More and more drivers are using in-car cameras to help prove their innocence in road accidents, according to new research.
Motorists in the UK are increasingly installing in-car or dashboard cameras in their cars to prove they are not at fault for crashes.
The in-car video cameras, which record the driver's view from the windscreen, are designed to film journeys and capture events before, during and after a collision.
A new study by motoring organisation the AA has revealed that while only a small amount of its customers currently use the "dash-cams", a growing number are expressing interest in them.
39% of drivers interested in dash-cams
The AA survey showed that 39 per cent of drivers would be interested in installing the cameras in their vehicles.
Some 29 per cent said they were not aware such devices existed, while 32 per cent said they had no interest in the cameras.
One per cent of the 25,000 people surveyed already had the cameras installed.
Some of the motorists already using dash-cams, which can cost up to £300, are employing them as a tool to combat so-called "crash for cash" fraudsters.
Cameras used to combat 'crash for cash'
These frauds are based on deliberate or invented collisions and the exaggerated or fictitious claims which result.
The Insurance Fraud Bureau has estimated such fake accidents are costing drivers almost £400 million a year.
Ian Crowder, an insurance expert at the AA, said: "It is the 'crash for cash' scams that have focused interest in the use of dash-cams.
"They can be of benefit in the event of a collision and the police would use such evidence, as would an insurer, in helping determine the circumstances of the event.
"They are already widely used in some countries like Russia, Poland and Japan.
"Unfortunately it is a sad thing that we would need to use these devices to demonstrate someone is being dishonest."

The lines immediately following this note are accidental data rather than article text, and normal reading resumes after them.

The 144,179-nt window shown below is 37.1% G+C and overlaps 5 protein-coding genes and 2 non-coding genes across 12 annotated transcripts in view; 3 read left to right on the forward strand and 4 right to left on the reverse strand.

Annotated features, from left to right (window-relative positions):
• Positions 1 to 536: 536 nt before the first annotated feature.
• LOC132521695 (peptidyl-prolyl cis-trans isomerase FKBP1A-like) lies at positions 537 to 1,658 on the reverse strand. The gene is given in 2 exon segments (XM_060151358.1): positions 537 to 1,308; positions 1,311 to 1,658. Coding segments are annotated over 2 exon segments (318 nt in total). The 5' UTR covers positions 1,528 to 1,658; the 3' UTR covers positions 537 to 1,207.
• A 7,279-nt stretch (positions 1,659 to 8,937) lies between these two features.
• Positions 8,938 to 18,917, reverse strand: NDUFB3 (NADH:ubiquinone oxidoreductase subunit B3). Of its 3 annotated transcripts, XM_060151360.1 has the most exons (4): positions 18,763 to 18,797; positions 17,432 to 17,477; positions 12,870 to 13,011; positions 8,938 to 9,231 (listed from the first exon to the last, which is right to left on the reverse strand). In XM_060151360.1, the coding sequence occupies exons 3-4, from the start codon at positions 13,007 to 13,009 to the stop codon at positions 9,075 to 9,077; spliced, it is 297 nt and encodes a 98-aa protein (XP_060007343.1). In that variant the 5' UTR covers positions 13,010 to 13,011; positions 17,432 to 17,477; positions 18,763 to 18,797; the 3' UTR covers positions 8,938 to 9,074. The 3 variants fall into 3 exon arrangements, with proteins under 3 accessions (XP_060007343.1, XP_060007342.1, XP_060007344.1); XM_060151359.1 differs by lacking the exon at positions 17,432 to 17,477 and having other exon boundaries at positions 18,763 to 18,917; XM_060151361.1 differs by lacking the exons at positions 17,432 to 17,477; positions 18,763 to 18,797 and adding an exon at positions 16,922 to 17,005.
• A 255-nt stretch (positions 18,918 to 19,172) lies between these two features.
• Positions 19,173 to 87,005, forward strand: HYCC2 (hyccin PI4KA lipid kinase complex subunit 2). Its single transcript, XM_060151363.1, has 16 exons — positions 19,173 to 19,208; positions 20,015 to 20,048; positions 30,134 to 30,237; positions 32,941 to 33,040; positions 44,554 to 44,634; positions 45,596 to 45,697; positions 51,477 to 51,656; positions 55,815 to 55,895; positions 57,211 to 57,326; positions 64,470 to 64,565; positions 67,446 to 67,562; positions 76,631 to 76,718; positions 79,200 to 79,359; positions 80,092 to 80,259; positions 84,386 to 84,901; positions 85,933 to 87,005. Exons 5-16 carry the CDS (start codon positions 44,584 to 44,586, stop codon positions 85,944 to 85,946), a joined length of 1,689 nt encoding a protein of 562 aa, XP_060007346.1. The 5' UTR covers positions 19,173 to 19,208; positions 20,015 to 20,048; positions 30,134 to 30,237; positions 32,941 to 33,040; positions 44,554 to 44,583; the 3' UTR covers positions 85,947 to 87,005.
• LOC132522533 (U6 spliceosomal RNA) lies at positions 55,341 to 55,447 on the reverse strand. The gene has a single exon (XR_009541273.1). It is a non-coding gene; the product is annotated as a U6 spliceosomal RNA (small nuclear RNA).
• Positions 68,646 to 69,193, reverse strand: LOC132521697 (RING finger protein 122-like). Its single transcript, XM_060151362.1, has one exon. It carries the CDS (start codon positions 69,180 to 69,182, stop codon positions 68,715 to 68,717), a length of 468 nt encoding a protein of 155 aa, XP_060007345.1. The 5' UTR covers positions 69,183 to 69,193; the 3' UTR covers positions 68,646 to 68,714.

Will dash-cams become mainstream
Matthew Paterson, head of liability claims at car insurance provider Admiral, says the industry is still unsure whether the market for dash-cams in the UK will continue to grow.
He said: "It's hard to say whether they'll become more widely used in the UK.
"The fraud issue in the UK is not quite as prevalent as other countries, and people won't anticipate a situation where they'd require filmed evidence to help them.
"So while the evidence from dash-cams may be something insurers would like in determining liability and combating fraud, I'm not convinced they'll become a big factor in the UK any time soon."
Tristar Worldwide, a chauffeur company based in Middlesex, fitted dash-cams to all of its 460 vehicles in May.
Its fleet manager, Janusz Kozlowski, says the cameras have already resolved collision disputes and seen the company's at-fault accident rate halved.
He said: "I expect the company to make savings of up to £60,000 a year based on fewer accidents and because we will be less likely to be targeted by 'crash for cash' fraud."
Insurance discount for dash-cam drivers
Insurance company Adrian Flux has been offering a 15 per cent discount to drivers who install an approved dash-cam since spring 2012.
However, in general dash-cams are still not widely recognised by insurers at present.
AA car insurance expert, Crowder, added: "At the moment dash cameras are not a requirement for car insurance companies.
"However, if they were to become more widely installed by drivers then insurance companies ultimately will take a greater interest.
"They can be equally useful for insurers but motorists will be well aware that the recording could highlight their own driving error as well as those of others."